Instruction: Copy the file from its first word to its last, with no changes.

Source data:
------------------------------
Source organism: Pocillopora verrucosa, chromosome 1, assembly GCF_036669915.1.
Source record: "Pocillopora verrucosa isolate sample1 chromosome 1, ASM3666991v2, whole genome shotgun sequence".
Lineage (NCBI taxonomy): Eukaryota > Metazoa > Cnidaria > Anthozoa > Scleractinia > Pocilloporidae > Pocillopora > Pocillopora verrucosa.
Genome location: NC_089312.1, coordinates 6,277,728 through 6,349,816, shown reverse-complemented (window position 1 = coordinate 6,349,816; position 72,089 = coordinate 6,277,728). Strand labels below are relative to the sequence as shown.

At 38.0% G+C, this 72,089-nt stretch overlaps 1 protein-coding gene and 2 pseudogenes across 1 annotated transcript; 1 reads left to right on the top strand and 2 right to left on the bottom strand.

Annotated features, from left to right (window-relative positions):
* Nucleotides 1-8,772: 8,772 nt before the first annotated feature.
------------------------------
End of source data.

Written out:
Source organism: Pocillopora verrucosa, chromosome 1, assembly GCF_036669915.1.
Source record: "Pocillopora verrucosa isolate sample1 chromosome 1, ASM3666991v2, whole genome shotgun sequence".
Lineage (NCBI taxonomy): Eukaryota > Metazoa > Cnidaria > Anthozoa > Scleractinia > Pocilloporidae > Pocillopora > Pocillopora verrucosa.
Genome location: NC_089312.1, coordinates 6,277,728 through 6,349,816, shown reverse-complemented (window position 1 = coordinate 6,349,816; position 72,089 = coordinate 6,277,728). Strand labels below are relative to the sequence as shown.

At 38.0% G+C, this 72,089-nt stretch overlaps 1 protein-coding gene and 2 pseudogenes across 1 annotated transcript; 1 reads left to right on the top strand and 2 right to left on the bottom strand.

Annotated features, from left to right (window-relative positions):
* Nucleotides 1-8,772: 8,772 nt before the first annotated feature.